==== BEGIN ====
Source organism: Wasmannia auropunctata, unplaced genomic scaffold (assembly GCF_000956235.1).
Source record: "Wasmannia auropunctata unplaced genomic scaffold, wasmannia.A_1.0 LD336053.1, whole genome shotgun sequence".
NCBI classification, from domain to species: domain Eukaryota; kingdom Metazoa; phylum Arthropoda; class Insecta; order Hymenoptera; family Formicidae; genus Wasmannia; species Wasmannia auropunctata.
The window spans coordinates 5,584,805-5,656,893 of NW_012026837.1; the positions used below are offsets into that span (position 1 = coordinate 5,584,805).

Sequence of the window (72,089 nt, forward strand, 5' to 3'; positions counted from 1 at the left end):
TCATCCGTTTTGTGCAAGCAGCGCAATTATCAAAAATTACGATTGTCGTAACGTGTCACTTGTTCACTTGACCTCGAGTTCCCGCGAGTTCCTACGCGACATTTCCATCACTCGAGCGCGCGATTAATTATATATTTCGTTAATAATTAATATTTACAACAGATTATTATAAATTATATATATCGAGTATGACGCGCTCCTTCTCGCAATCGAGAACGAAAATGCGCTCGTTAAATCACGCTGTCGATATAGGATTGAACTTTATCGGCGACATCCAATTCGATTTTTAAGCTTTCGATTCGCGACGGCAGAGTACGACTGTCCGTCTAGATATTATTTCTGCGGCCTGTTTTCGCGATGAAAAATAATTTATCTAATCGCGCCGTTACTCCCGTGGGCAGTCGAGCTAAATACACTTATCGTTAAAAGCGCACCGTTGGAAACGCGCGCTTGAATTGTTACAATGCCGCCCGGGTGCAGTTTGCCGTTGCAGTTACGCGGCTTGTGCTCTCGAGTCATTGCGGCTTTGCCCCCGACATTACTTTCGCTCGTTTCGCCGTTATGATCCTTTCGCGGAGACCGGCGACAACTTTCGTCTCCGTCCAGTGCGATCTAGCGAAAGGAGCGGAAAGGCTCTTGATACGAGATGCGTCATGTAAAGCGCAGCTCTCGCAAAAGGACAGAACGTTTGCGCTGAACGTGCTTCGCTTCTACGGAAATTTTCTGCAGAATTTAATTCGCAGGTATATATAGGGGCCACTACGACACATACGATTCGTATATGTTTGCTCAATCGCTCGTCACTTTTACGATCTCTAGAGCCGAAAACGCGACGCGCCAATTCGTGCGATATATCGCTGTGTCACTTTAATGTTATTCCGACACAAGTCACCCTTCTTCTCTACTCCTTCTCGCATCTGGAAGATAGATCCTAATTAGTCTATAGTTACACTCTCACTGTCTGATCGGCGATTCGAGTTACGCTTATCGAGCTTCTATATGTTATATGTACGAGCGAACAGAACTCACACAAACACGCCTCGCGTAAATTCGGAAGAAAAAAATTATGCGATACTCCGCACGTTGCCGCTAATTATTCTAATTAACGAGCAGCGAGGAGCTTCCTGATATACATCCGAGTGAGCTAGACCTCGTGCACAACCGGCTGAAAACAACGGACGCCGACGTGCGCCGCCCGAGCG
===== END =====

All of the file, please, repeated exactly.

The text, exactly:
Source organism: Wasmannia auropunctata, unplaced genomic scaffold (assembly GCF_000956235.1).
Source record: "Wasmannia auropunctata unplaced genomic scaffold, wasmannia.A_1.0 LD336053.1, whole genome shotgun sequence".
NCBI classification, from domain to species: domain Eukaryota; kingdom Metazoa; phylum Arthropoda; class Insecta; order Hymenoptera; family Formicidae; genus Wasmannia; species Wasmannia auropunctata.
The window spans coordinates 5,584,805-5,656,893 of NW_012026837.1; the positions used below are offsets into that span (position 1 = coordinate 5,584,805).

Sequence of the window (72,089 nt, forward strand, 5' to 3'; positions counted from 1 at the left end):
TCATCCGTTTTGTGCAAGCAGCGCAATTATCAAAAATTACGATTGTCGTAACGTGTCACTTGTTCACTTGACCTCGAGTTCCCGCGAGTTCCTACGCGACATTTCCATCACTCGAGCGCGCGATTAATTATATATTTCGTTAATAATTAATATTTACAACAGATTATTATAAATTATATATATCGAGTATGACGCGCTCCTTCTCGCAATCGAGAACGAAAATGCGCTCGTTAAATCACGCTGTCGATATAGGATTGAACTTTATCGGCGACATCCAATTCGATTTTTAAGCTTTCGATTCGCGACGGCAGAGTACGACTGTCCGTCTAGATATTATTTCTGCGGCCTGTTTTCGCGATGAAAAATAATTTATCTAATCGCGCCGTTACTCCCGTGGGCAGTCGAGCTAAATACACTTATCGTTAAAAGCGCACCGTTGGAAACGCGCGCTTGAATTGTTACAATGCCGCCCGGGTGCAGTTTGCCGTTGCAGTTACGCGGCTTGTGCTCTCGAGTCATTGCGGCTTTGCCCCCGACATTACTTTCGCTCGTTTCGCCGTTATGATCCTTTCGCGGAGACCGGCGACAACTTTCGTCTCCGTCCAGTGCGATCTAGCGAAAGGAGCGGAAAGGCTCTTGATACGAGATGCGTCATGTAAAGCGCAGCTCTCGCAAAAGGACAGAACGTTTGCGCTGAACGTGCTTCGCTTCTACGGAAATTTTCTGCAGAATTTAATTCGCAGGTATATATAGGGGCCACTACGACACATACGATTCGTATATGTTTGCTCAATCGCTCGTCACTTTTACGATCTCTAGAGCCGAAAACGCGACGCGCCAATTCGTGCGATATATCGCTGTGTCACTTTAATGTTATTCCGACACAAGTCACCCTTCTTCTCTACTCCTTCTCGCATCTGGAAGATAGATCCTAATTAGTCTATAGTTACACTCTCACTGTCTGATCGGCGATTCGAGTTACGCTTATCGAGCTTCTATATGTTATATGTACGAGCGAACAGAACTCACACAAACACGCCTCGCGTAAATTCGGAAGAAAAAAATTATGCGATACTCCGCACGTTGCCGCTAATTATTCTAATTAACGAGCAGCGAGGAGCTTCCTGATATACATCCGAGTGAGCTAGACCTCGTGCACAACCGGCTGAAAACAACGGACGCCGACGTGCGCCGCCCGAGCG